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Choosing a CMS (Content Management System)

Posted On 2008-07-15 by FortyPoundHead
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Content Management Systems (or CMS) have been in use on the web for some time now, however up until recently very few systems were considered search engine friendly.
The foundation of most CMS systems is simple: First one creates a template which will be used to display your pages. In general, one template is all that is needed for an entire site. From there one uses the provided software to add content to the site. This usually means entering the content in some form of dashboard. When completed the data is written into a database. When a site visitor requests a page, it is usually created “on the fly” by pulling the appropriate data from the database and displaying it in the template.
With that description of a CMS system in mind, one must consider what the CMS can do for them. Therefore some questions needs to be answered by the CMS provider:
Questions To Ask:
How search engine friendly is the CMS system?
There are a few CMS which are designed with search engines in mind. By search engine friendly one must know if it support unique meta tags for each page and are these tags easily modified? Can the CMS display static pages or does it require session variables and other dynamic variables to work properly? Can one apply a customizable file structure to the system or is it set to a default? In other words, can the system organize files in the top 2 or 3 folders, or does it bury content in some long obscure path like:
http://www.somesite.com/folder1/folder2/folder3/yet-another-folder/why-not-one-more-folder/filename.htm?
If the answer no to any of the above questions is “no”, then other options should be considered. Here is why:
Search engines consider the folder depth when assigning values such as link popularity and inheritance. And while you can minimize link popularity loss through effective navigation, ultimately the folder depth will impact your performance.
This goes back to the “old days” of the web, when many sites were hand coded and file and folder structure were managed by the webmaster.
Generally, less important content, or content which changed infrequently, was placed deeper in the site. Search engines soon figured this out, so appropriately assigned value to those pages. As such they continue to use this logic today when assigning values to pages.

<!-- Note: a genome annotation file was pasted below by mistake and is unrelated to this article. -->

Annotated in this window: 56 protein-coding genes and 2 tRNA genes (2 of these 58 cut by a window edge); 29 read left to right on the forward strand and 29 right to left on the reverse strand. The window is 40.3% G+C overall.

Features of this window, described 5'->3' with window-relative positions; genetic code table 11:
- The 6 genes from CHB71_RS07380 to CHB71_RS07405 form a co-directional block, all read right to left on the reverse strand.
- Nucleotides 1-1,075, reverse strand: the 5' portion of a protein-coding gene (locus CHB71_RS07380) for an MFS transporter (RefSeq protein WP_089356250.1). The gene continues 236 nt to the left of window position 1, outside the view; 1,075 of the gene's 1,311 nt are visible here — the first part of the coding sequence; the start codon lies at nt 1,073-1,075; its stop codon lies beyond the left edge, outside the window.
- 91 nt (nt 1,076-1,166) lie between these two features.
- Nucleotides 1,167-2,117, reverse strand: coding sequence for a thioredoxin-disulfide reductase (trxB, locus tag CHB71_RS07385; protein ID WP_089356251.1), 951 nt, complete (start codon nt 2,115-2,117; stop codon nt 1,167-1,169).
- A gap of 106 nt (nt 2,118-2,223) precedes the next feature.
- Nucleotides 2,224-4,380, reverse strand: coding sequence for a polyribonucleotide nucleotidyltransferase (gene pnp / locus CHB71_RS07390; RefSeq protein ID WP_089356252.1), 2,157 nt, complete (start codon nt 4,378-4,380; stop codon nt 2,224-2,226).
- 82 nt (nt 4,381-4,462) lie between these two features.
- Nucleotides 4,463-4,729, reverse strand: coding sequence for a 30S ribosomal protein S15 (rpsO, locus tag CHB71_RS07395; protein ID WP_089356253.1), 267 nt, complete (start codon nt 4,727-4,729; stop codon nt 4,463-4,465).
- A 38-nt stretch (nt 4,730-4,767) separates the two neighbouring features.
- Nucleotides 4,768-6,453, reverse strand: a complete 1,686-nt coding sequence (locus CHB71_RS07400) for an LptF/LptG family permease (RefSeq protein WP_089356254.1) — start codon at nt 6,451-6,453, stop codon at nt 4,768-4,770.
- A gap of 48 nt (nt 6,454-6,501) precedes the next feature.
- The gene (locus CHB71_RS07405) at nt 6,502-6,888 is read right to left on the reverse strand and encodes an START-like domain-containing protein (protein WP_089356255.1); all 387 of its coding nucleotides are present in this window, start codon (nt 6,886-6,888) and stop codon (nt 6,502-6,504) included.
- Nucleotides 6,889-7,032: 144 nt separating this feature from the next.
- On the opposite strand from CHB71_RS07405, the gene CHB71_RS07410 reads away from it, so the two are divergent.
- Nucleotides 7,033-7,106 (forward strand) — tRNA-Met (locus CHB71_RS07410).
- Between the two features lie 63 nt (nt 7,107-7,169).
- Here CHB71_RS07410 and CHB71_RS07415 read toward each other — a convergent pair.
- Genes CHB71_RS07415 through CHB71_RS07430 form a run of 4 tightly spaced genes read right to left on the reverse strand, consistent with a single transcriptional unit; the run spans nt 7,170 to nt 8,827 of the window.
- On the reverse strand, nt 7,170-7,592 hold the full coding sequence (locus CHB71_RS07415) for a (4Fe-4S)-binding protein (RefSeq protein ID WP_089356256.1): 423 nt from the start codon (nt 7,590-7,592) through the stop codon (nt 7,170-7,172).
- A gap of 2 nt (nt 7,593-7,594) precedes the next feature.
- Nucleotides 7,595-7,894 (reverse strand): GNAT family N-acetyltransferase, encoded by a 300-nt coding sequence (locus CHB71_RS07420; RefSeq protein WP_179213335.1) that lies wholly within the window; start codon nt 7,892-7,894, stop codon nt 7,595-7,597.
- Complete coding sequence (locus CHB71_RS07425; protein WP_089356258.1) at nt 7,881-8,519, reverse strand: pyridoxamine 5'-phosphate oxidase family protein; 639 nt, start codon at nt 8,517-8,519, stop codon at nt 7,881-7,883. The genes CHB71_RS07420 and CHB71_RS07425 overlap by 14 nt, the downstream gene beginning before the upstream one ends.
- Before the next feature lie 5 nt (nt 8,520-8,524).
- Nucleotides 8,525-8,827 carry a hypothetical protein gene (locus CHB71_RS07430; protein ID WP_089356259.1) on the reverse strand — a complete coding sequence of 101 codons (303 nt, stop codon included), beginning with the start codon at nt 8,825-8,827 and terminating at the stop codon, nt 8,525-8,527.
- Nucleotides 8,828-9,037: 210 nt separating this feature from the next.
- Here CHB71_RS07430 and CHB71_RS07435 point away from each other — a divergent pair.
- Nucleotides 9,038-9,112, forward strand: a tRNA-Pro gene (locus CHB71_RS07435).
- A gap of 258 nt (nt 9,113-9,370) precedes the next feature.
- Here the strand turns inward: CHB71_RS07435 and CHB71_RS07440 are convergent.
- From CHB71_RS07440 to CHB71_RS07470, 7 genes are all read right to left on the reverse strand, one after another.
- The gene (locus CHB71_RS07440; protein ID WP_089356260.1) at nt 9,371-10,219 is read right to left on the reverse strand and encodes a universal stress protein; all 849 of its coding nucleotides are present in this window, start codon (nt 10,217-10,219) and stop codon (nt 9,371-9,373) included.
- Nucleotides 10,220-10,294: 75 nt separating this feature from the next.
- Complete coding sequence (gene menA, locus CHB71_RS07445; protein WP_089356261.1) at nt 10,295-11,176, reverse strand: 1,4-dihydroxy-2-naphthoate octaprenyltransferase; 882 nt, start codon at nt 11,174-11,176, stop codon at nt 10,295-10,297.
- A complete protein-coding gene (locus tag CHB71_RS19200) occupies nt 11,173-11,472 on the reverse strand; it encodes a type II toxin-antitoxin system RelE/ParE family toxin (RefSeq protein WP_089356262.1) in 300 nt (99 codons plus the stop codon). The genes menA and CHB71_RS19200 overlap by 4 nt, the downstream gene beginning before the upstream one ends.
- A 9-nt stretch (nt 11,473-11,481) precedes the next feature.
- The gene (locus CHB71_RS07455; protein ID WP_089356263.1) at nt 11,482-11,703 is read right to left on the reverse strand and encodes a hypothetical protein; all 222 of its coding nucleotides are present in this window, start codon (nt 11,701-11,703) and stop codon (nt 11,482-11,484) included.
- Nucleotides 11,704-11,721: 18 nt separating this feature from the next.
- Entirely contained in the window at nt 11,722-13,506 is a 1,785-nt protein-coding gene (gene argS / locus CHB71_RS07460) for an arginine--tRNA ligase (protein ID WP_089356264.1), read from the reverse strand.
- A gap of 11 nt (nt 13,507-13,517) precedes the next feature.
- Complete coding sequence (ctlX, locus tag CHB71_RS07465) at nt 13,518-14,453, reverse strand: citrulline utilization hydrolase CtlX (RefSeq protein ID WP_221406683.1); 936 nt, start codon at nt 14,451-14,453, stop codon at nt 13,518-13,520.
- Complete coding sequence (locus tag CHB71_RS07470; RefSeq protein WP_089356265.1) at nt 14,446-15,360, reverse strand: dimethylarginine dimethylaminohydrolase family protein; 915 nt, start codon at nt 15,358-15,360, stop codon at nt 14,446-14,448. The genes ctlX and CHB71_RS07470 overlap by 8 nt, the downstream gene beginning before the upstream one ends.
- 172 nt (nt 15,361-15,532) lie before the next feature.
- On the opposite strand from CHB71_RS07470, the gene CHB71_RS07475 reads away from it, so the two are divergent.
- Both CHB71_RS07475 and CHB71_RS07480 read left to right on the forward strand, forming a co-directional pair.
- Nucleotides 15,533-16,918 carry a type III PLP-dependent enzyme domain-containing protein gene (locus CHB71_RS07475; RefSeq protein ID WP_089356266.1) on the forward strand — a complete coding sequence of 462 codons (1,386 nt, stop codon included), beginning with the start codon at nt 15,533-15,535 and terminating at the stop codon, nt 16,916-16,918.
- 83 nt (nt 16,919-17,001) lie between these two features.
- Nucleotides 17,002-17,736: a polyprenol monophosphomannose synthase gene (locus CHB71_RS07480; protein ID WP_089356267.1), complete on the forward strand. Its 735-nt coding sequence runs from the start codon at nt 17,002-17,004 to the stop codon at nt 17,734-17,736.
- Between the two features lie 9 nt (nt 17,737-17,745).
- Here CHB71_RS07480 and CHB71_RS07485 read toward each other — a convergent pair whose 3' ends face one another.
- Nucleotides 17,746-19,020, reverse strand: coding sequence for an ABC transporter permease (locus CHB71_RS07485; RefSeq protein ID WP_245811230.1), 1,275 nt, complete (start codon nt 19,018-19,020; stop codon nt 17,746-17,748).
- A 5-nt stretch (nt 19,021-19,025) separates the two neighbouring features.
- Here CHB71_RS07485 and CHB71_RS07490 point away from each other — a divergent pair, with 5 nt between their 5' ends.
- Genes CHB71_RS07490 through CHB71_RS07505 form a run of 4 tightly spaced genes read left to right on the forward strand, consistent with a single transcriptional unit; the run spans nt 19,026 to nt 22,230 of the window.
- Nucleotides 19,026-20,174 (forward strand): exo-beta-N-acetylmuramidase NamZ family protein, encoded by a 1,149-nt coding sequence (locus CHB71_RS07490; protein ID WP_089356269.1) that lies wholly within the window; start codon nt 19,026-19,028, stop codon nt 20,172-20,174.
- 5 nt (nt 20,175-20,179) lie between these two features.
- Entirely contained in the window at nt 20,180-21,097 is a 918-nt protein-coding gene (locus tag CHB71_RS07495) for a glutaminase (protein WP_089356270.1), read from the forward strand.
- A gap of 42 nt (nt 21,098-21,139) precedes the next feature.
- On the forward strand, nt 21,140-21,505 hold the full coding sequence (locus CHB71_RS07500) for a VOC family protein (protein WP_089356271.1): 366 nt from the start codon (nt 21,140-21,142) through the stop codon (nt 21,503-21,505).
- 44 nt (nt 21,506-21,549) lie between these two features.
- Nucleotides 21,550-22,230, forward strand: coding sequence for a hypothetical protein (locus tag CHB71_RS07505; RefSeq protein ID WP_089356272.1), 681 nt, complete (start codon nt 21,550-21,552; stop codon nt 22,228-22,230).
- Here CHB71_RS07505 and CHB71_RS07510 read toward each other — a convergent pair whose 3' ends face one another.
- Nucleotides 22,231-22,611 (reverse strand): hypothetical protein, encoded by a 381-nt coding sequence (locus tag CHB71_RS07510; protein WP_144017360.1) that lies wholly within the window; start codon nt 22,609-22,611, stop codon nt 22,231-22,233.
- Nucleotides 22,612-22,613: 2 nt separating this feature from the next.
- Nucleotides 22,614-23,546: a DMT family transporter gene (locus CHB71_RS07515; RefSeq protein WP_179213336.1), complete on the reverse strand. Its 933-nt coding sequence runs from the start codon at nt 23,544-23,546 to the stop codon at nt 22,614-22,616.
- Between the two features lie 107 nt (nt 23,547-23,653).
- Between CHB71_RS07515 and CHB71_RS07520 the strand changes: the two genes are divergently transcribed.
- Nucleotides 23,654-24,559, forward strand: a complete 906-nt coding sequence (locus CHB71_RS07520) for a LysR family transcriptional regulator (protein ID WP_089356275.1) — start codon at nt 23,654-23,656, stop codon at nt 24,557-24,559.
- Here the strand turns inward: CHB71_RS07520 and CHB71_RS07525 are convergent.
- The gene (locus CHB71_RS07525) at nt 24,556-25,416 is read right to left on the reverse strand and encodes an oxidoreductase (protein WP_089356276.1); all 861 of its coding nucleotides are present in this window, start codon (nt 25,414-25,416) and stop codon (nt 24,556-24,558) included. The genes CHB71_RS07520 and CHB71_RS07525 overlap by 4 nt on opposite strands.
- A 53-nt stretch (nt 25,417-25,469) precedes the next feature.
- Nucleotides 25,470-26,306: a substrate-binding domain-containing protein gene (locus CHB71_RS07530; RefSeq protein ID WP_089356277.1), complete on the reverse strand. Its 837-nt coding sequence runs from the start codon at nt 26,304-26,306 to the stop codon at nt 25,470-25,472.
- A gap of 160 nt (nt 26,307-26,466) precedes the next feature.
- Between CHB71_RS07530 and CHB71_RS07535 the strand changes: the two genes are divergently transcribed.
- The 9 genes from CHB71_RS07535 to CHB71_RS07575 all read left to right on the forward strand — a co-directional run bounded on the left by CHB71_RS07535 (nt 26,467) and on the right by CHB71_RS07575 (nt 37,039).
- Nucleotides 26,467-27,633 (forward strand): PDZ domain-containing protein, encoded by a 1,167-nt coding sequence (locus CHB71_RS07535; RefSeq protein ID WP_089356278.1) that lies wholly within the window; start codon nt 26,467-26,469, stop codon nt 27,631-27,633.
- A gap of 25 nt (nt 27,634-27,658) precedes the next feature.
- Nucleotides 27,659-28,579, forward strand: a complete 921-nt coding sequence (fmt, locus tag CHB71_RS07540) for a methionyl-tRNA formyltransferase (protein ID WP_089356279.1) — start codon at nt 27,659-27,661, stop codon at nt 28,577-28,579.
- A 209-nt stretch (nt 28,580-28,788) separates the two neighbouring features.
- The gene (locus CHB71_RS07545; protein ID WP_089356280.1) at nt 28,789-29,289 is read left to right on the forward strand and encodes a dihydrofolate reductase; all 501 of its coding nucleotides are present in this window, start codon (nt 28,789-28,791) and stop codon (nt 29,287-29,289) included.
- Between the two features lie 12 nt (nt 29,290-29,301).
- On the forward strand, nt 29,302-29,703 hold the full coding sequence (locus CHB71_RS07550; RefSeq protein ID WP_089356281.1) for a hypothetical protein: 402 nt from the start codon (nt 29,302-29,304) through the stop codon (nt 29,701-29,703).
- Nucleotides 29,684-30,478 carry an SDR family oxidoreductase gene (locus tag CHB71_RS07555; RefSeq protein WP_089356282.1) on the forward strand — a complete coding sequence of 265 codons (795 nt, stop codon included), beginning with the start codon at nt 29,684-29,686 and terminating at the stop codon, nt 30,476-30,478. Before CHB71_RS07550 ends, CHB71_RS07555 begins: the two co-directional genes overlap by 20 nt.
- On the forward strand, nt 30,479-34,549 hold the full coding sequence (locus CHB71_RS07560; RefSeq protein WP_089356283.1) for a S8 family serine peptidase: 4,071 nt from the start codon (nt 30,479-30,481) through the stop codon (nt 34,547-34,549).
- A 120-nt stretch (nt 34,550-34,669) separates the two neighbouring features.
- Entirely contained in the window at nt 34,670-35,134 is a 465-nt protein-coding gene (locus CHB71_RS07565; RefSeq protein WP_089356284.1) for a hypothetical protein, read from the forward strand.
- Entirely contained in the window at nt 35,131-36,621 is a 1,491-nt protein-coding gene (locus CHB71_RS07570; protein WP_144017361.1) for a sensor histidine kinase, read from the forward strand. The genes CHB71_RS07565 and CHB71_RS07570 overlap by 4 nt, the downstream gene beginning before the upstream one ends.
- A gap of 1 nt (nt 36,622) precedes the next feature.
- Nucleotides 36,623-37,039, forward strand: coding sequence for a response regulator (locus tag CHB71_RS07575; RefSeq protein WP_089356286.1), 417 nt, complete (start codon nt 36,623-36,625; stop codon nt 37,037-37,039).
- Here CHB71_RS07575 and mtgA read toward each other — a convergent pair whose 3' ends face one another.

Does the system support unique meta tags?
A site need unique meta tags because pages perform better on search engines if they are all unique – that not only means unique text content but unique meta tags that match the text content. The CMS should also have the ability to easily go in and modify the meta tags and content to help improve search engine rankings, and ultimately traffic (and hopefully sales).
Does the system support static pages?
One wants the pages to appear static to the search engines and be able to display without any types of session variable, or other identifiers needed to help build the pages. For example, the page called:
http://www.somesite.com/page.htm&sessionid=1&page=3&content=4
will not perform as well as a page called
http://www.somesite.com/content4/page3.htm
Not only will search engine spiders tend to leave a site when they see “seesionid” (because session ids tend to catch them in a never ending loop on the site) but the static pages tend to perform better in search results than dynamic pages. Even more so in highly or even moderately competitive search markets.
How flexible is the folder structure?
One should have the ability to organize the files the way they see fit. Ideally, it would be best if all the pages could reside in the root folder, or at the very least one should have the ability to organize them in subfolders off the root. It is generally accepted that all the site’s pages be no more than 3 folders deep. This is because the deeper the pages reside, the lower their relevancy is considered to be by the search engines.
What platform does the CMS need to run on?
Some CMS are built to run on a Linux or UNIX server while others are designed for a Microsoft IIS platform. Therefore the decision one makes on the CMS depends on what hosting has already been arranged (if any). If hosting hasn’t already been arranged, then there is more flexibility in the choice of system
What kind of customer service does the CMS company offer?
In other words, can the CMS provider build custom modules, or is the system limited to only what they sell? In many cases people will think they had purchased the perfect CMS only to find later that they needed features which were not available to them. In these cases, one may have to hire an independent programmer to build the custom application, which can get expensive.
As one can see, there should be many more questions asked when considering any kind of content management system. From the point of view of the search engine, these questions need to be answered first before getting into things like platforms, customer service and so on. After all, what is the point of building this great looking; customer friendly website which is packed full of useful content only to find out that it is virtually invisible to the rest of the web?


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